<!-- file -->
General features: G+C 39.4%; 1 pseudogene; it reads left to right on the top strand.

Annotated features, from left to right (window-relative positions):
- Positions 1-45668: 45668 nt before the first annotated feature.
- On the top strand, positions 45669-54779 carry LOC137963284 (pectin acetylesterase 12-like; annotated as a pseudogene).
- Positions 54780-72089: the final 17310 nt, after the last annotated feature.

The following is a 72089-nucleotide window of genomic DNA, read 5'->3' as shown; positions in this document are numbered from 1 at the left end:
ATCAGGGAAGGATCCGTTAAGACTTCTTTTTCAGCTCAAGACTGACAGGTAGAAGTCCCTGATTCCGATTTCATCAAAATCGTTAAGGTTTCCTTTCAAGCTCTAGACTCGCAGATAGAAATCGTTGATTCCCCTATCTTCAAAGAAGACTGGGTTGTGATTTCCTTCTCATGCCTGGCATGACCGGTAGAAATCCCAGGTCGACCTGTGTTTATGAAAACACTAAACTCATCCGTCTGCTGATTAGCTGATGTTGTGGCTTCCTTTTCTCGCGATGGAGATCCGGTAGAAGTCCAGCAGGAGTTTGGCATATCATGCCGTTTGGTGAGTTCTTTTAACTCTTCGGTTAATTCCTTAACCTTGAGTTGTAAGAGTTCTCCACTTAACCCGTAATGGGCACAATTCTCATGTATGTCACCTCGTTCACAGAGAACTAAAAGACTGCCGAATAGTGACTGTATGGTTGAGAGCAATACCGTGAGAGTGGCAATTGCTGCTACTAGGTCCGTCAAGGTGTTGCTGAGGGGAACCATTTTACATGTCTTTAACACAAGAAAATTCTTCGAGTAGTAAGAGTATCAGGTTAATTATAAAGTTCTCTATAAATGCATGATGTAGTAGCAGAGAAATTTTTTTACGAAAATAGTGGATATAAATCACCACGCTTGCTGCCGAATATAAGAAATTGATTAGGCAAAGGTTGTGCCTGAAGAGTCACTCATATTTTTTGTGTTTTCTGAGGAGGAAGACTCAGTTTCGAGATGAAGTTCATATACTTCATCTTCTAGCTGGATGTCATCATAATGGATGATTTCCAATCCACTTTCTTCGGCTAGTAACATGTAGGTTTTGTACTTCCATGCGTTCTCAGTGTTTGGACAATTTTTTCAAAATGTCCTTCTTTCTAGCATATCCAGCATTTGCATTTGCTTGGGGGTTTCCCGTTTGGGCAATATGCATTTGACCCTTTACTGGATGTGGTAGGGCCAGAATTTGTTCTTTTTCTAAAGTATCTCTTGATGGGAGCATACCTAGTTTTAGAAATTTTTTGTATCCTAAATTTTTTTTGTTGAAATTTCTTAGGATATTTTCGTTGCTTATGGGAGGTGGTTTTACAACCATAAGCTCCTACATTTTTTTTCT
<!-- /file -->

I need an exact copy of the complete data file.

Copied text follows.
General features: G+C 39.4%; 1 pseudogene; it reads left to right on the top strand.

Annotated features, from left to right (window-relative positions):
- Positions 1-45668: 45668 nt before the first annotated feature.
- On the top strand, positions 45669-54779 carry LOC137963284 (pectin acetylesterase 12-like; annotated as a pseudogene).
- Positions 54780-72089: the final 17310 nt, after the last annotated feature.

The following is a 72089-nucleotide window of genomic DNA, read 5'->3' as shown; positions in this document are numbered from 1 at the left end:
ATCAGGGAAGGATCCGTTAAGACTTCTTTTTCAGCTCAAGACTGACAGGTAGAAGTCCCTGATTCCGATTTCATCAAAATCGTTAAGGTTTCCTTTCAAGCTCTAGACTCGCAGATAGAAATCGTTGATTCCCCTATCTTCAAAGAAGACTGGGTTGTGATTTCCTTCTCATGCCTGGCATGACCGGTAGAAATCCCAGGTCGACCTGTGTTTATGAAAACACTAAACTCATCCGTCTGCTGATTAGCTGATGTTGTGGCTTCCTTTTCTCGCGATGGAGATCCGGTAGAAGTCCAGCAGGAGTTTGGCATATCATGCCGTTTGGTGAGTTCTTTTAACTCTTCGGTTAATTCCTTAACCTTGAGTTGTAAGAGTTCTCCACTTAACCCGTAATGGGCACAATTCTCATGTATGTCACCTCGTTCACAGAGAACTAAAAGACTGCCGAATAGTGACTGTATGGTTGAGAGCAATACCGTGAGAGTGGCAATTGCTGCTACTAGGTCCGTCAAGGTGTTGCTGAGGGGAACCATTTTACATGTCTTTAACACAAGAAAATTCTTCGAGTAGTAAGAGTATCAGGTTAATTATAAAGTTCTCTATAAATGCATGATGTAGTAGCAGAGAAATTTTTTTACGAAAATAGTGGATATAAATCACCACGCTTGCTGCCGAATATAAGAAATTGATTAGGCAAAGGTTGTGCCTGAAGAGTCACTCATATTTTTTGTGTTTTCTGAGGAGGAAGACTCAGTTTCGAGATGAAGTTCATATACTTCATCTTCTAGCTGGATGTCATCATAATGGATGATTTCCAATCCACTTTCTTCGGCTAGTAACATGTAGGTTTTGTACTTCCATGCGTTCTCAGTGTTTGGACAATTTTTTCAAAATGTCCTTCTTTCTAGCATATCCAGCATTTGCATTTGCTTGGGGGTTTCCCGTTTGGGCAATATGCATTTGACCCTTTACTGGATGTGGTAGGGCCAGAATTTGTTCTTTTTCTAAAGTATCTCTTGATGGGAGCATACCTAGTTTTAGAAATTTTTTGTATCCTAAATTTTTTTTGTTGAAATTTCTTAGGATATTTTCGTTGCTTATGGGAGGTGGTTTTACAACCATAAGCTCCTACATTTTTTTTCT